Wow, way to bump up an old thread...
In that case, I'm going to add my two cents about this:
Water cooling as it is done in a PC is actually quite the same as air cooling. A copper block (predominantly) takes the heat off the chip, transfers it to a conductor (heatpipes or water) which is then run through a set of fins (heatsink or raditator) through which air is forced to cool it.
The advantages of water cooling are the flexible and variable placement of the radiator and the possibility to control the flow speed of the water, which itself is one of the better heat conductors.
I don't disagree with what you're saying at all
. When I phrased "water" and "air" cooling I was referring to the typical computer cooling setups and not the specific water and air mediums themselves.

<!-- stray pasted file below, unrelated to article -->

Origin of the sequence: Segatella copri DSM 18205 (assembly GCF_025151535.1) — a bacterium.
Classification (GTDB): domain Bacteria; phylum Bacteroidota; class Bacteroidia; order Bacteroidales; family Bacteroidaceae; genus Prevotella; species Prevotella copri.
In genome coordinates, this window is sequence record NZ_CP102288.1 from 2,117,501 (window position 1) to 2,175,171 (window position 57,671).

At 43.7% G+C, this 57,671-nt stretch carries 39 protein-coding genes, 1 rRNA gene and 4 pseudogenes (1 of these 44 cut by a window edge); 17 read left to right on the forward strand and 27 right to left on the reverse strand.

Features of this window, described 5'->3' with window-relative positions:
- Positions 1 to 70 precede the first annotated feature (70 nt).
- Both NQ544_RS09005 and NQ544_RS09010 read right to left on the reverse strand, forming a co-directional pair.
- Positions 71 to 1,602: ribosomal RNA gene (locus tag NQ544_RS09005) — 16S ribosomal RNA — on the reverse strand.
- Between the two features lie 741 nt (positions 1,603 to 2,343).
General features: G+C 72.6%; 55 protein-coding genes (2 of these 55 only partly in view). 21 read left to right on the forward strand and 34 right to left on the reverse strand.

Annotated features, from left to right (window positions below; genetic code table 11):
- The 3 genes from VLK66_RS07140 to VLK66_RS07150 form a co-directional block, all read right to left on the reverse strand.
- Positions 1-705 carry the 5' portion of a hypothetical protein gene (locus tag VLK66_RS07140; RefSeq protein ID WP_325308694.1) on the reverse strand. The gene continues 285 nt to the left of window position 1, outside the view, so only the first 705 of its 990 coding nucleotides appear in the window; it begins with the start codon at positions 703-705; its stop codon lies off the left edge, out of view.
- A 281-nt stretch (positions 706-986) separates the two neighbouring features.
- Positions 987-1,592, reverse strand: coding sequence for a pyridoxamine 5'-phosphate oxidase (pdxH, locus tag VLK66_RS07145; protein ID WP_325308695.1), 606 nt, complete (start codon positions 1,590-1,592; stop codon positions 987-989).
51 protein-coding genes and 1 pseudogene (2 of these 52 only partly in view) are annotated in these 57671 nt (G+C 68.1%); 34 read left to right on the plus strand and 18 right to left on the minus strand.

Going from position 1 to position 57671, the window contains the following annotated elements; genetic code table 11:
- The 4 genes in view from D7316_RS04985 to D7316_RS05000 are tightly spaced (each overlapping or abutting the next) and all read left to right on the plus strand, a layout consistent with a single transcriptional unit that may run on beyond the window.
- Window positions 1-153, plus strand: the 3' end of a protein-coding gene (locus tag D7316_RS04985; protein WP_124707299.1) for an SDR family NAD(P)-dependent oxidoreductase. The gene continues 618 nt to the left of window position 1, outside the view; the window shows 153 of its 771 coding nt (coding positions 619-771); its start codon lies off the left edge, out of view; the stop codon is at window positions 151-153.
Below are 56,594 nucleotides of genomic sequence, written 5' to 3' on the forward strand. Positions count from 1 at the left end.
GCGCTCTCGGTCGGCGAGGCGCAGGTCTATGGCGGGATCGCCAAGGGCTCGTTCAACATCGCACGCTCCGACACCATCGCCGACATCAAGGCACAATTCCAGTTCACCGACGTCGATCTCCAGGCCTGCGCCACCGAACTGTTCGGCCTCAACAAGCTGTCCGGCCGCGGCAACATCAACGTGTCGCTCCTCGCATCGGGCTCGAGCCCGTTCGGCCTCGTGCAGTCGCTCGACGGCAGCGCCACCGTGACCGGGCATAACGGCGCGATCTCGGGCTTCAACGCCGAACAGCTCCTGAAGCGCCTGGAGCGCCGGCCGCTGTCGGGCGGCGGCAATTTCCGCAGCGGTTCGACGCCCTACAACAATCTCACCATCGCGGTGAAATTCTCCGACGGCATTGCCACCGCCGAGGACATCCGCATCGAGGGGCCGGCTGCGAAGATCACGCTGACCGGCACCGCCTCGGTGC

Actually, in a typical, SPCR-compatible, air cooling setup, in the only place where the physical mechanisms used are different from water cooling, it's air cooling that uses the theoretically superior
method, not the other way round... The only difference of that kind is that air cooling uses water evaporation & condensation (in heatpipes) to transfer heat from the base to the fins, which should allow to carry a lot more heat than an otherwise equivalent liquid water loop. Every other parts rely on the same physical principles in air cooling and water cooling setups. Of course there are tons of other differences which can (and do) make a good water cooling setup better than air cooling, but it's not about the basic physical principles used - it's about the practical constraints.